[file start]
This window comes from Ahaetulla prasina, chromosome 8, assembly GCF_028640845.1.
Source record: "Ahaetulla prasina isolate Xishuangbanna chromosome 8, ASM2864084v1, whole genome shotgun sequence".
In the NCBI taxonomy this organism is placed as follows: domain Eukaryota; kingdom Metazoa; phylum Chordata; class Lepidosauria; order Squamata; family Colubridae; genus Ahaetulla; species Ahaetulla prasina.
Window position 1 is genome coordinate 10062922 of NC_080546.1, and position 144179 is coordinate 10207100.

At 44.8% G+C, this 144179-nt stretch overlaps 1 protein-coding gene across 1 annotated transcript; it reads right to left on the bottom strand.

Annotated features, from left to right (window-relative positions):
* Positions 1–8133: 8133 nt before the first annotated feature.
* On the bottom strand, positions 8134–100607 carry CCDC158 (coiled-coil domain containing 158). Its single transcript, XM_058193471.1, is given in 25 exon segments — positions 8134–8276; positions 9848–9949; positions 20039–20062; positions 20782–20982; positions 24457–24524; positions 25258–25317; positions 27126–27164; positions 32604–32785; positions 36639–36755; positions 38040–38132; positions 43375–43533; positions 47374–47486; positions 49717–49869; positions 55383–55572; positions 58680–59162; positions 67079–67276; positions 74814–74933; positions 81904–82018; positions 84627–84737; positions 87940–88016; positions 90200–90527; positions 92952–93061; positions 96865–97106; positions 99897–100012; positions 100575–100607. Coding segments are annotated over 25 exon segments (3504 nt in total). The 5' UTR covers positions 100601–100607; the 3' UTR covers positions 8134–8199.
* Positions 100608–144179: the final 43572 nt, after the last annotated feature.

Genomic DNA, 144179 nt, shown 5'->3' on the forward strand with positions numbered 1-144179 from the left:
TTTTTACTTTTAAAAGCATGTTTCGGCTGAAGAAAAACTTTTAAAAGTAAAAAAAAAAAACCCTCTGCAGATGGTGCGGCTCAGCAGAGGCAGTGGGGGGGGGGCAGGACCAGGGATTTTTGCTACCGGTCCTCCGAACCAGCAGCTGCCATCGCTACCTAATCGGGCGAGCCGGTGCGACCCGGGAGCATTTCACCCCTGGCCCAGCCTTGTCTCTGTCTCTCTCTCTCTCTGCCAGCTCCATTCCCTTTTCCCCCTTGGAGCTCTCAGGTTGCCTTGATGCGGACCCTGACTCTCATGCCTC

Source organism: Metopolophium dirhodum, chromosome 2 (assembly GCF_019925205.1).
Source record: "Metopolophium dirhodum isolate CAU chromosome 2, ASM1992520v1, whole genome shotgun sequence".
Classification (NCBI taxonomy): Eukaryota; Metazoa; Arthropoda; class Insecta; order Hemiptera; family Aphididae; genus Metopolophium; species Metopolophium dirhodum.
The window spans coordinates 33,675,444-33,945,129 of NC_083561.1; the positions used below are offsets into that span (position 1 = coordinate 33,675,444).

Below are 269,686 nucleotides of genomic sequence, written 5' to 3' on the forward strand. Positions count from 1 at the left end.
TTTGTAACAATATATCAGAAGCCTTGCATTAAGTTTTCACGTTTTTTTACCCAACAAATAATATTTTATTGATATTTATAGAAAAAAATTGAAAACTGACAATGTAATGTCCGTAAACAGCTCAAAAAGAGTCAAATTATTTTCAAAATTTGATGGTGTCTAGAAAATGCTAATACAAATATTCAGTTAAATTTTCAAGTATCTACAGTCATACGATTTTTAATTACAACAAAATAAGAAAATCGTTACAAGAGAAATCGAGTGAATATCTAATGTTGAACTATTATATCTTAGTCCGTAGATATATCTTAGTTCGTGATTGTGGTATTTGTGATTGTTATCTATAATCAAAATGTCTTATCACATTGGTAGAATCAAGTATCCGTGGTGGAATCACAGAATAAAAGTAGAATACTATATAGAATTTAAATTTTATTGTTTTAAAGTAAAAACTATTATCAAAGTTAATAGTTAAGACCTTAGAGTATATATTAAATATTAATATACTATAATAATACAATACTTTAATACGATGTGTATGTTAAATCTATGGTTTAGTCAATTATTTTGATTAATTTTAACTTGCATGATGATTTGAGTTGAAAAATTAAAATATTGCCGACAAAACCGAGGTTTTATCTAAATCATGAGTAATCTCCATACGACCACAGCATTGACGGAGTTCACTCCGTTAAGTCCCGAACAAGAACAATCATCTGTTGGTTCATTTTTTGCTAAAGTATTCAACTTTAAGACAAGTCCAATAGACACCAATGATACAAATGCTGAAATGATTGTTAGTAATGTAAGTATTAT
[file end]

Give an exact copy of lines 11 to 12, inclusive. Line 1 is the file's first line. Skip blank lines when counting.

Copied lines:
TTTTTACTTTTAAAAGCATGTTTCGGCTGAAGAAAAACTTTTAAAAGTAAAAAAAAAAAACCCTCTGCAGATGGTGCGGCTCAGCAGAGGCAGTGGGGGGGGGGCAGGACCAGGGATTTTTGCTACCGGTCCTCCGAACCAGCAGCTGCCATCGCTACCTAATCGGGCGAGCCGGTGCGACCCGGGAGCATTTCACCCCTGGCCCAGCCTTGTCTCTGTCTCTCTCTCTCTCTGCCAGCTCCATTCCCTTTTCCCCCTTGGAGCTCTCAGGTTGCCTTGATGCGGACCCTGACTCTCATGCCTC

Source organism: Metopolophium dirhodum, chromosome 2 (assembly GCF_019925205.1).